Tuesday was a day of change at the top of Germany's auto industry.
The biggest news: Luxury carmaker BMW AG said its chief executive, Norbert Reithofer, was leaving his post to become board chairman. He's being replaced as CEO by 49-year-old Harald Krueger in what a member of the company's controlling family called a "generational change."
And there was more. Volkswagen poached a top BMW executive — who was immediately seen as a potential successor to VW boss Martin Winterkorn.
Here's what happened and the takeaways for both companies:
WHO IS GOING WHERE
The main moves:
— Reithofer will become chairman of the board of directors at BMW's shareholder meeting on May 13. As chairman, Reithofer will replace Joachim Milberg, a former CEO who is 71.
— Harald Krueger, 49, takes over from Reithofer as CEO. He's the company's production chief, and formerly ran its MINI and Rolls-Royce brands as well as its motorcycle business. His other previous jobs include project engineer for the Spartanburg, South Carolina, plant in the 1990s and the head of engine production at Hams Hall in the UK.
— Herbert Diess, a key BMW product development executive, bailed for rival Volkswagen.
WHAT IT MEANS FOR BMW
Reithofer's departure is part of a planned succession that underlines the preference of the Quandt family, which controls the company, to focus on the company's long-term strategy.
That's according to auto analyst Ferdinand Dudenhoeffer at the University of Duisburg-Essen, who notes that Reithofer is 58 and the practice at BMW is generally to move executives out once they pass 60.
"It's better to be active and announce the change rather than to be chased by the press," said Dudenhoeffer. "If you look at Krueger, you can count on stability because currently he is running the production facilities."
The change doesn't mean dissatisfaction with Reithofer, who has led BMW to record profits since taking over in 2006, mainly by selling expensive SUVs and luxury cars in China.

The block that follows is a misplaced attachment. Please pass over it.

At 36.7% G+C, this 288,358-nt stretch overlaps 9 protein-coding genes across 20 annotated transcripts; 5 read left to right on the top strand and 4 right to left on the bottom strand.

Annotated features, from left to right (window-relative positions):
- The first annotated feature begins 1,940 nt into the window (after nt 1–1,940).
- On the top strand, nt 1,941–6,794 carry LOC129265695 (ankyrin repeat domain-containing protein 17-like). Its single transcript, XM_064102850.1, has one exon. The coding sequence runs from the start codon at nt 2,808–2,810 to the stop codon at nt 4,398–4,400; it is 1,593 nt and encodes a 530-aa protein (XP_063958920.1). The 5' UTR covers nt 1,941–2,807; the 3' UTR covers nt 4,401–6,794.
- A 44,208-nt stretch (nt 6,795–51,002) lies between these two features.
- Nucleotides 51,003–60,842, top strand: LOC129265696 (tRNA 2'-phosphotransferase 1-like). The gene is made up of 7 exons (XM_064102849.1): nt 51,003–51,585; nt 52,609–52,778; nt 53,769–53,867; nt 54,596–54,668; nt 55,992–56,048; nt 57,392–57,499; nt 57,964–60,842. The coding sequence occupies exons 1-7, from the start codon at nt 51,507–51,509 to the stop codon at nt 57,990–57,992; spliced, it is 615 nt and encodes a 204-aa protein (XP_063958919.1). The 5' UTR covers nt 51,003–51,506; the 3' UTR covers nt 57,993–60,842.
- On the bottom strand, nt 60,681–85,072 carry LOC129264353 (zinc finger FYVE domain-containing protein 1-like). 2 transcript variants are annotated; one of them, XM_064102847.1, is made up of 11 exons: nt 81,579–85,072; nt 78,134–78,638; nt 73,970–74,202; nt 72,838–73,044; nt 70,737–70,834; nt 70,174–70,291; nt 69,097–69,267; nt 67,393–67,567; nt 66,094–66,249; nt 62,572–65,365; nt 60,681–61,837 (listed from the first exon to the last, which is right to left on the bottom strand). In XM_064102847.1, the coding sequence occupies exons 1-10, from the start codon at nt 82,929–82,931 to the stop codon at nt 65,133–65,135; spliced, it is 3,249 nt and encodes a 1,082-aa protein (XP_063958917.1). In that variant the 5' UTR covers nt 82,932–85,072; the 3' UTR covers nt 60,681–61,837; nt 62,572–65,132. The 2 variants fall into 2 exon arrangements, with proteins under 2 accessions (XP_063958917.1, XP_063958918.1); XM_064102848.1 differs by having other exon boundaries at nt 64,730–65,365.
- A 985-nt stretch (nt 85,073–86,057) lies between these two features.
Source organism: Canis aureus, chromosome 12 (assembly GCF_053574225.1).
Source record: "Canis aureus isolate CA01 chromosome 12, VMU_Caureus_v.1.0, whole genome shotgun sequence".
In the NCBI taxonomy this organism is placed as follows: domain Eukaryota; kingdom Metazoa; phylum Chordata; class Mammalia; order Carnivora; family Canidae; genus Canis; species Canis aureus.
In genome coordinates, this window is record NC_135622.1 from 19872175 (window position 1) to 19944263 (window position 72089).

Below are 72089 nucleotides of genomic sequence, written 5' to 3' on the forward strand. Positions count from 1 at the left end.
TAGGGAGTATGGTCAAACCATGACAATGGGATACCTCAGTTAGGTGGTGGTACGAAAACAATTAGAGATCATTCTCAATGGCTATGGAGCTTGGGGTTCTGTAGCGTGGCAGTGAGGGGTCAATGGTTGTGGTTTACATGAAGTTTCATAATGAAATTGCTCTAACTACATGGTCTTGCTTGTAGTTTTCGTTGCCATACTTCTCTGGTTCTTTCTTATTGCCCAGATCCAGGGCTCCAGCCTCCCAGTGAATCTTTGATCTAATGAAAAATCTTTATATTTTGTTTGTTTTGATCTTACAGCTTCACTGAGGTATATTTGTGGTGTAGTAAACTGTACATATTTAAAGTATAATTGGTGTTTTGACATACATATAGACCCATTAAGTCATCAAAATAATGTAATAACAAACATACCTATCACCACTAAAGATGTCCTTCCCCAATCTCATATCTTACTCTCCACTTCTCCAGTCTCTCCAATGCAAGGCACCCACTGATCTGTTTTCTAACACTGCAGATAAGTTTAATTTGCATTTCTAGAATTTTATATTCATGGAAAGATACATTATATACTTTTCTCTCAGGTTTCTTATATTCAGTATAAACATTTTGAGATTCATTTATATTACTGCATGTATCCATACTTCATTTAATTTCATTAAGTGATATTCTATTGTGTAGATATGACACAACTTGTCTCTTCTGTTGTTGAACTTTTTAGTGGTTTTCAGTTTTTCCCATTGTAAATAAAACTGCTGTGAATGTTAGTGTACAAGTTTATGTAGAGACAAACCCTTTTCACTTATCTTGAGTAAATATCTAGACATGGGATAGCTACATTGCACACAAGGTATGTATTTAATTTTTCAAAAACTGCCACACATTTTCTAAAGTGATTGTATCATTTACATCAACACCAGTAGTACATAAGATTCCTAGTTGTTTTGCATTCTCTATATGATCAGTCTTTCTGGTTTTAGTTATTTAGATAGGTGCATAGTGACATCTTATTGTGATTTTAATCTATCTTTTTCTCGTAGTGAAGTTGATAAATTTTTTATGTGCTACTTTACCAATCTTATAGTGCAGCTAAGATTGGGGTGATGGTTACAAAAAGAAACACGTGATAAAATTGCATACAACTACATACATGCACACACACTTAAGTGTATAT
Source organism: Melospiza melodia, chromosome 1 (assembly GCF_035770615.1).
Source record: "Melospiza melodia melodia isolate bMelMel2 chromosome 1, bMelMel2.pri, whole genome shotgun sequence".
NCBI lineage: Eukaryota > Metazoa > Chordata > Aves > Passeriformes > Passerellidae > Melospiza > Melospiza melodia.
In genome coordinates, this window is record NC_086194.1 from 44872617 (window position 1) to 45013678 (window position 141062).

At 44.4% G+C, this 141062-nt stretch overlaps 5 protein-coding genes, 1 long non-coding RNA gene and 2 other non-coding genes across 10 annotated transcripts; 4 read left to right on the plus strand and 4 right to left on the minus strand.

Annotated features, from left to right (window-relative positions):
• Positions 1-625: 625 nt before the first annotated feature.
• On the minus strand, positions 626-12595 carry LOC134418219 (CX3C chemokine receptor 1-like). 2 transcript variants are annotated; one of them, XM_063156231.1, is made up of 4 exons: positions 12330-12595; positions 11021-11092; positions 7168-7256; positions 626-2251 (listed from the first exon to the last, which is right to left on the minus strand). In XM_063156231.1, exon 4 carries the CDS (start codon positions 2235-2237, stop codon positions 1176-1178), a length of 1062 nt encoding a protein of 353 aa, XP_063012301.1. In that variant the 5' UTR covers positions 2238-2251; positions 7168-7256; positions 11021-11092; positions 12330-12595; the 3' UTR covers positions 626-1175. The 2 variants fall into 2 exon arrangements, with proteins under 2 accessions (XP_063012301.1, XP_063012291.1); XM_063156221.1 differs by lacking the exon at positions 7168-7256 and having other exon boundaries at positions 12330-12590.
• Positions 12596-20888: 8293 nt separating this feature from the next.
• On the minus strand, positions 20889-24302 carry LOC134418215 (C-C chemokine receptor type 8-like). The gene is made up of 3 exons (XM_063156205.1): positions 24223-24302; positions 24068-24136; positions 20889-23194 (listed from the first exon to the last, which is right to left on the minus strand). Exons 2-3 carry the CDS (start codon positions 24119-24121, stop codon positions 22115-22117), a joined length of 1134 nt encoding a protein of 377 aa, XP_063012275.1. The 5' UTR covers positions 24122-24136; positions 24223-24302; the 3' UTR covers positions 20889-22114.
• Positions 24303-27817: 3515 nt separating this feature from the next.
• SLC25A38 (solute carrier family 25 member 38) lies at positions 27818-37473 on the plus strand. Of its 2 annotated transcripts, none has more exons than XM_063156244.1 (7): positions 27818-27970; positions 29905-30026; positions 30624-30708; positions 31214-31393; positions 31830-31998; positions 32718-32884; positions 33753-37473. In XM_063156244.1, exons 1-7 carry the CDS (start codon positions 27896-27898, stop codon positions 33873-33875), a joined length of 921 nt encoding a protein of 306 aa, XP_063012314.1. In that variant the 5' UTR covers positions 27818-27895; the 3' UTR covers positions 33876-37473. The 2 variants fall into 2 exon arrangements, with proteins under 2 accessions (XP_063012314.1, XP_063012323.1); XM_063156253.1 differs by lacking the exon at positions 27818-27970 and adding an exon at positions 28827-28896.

Deputy board chairman Stefan Quandt said the moves represent "generational change, which combines the need for continuity with the creative energy of the younger generation."
IHS Automotive analyst Tim Urquhart called Krueger's rise through the ranks at BMW "meteoric." His chief challenges include keeping BMW on top of the heap as the top luxury carmaker by volume and expanding existing alliances with Toyota on things like fuel-cell development.
WHAT IT MEANS FOR VOLKSWAGEN
Diess will take over the Volkswagen brand from Volkswagen CEO Martin Winterkorn, who had been trying to fix profitability problems there while also running the entire Volkswagen group, which includes Audi, SEAT, Skoda and Lamborghini.
Diess, 56, played a key role as head of research and product development at BMW as the company made a huge bet on alternative propulsion vehicles in the i3 electric compact and the i8 hybrid sports car.
Diess won't be able to start his new job until Oct. 1 for contractual reasons. And then he will face a rough job trying to sort things out at the Wolfsburg-based Volkswagen. The company has powerful employee representatives and is partly owned by the regional government, which is not eager to see jobs cut. The company touted a new form of modular construction that has not yielded the sizeable reductions in manufacturing costs it was supposed to.
"It will be tough for Diess," said Dudenhoeffer. "Volkswagen is a very strange company for an outsider."
If he can succeed, Diess would join the short list of potential successors to the 67-year-old Winterkorn.
AND THE MARKET SAID
BMW shares fell 2.9 percent Tuesday and VW was down 1.7 percent — although shares were down generally.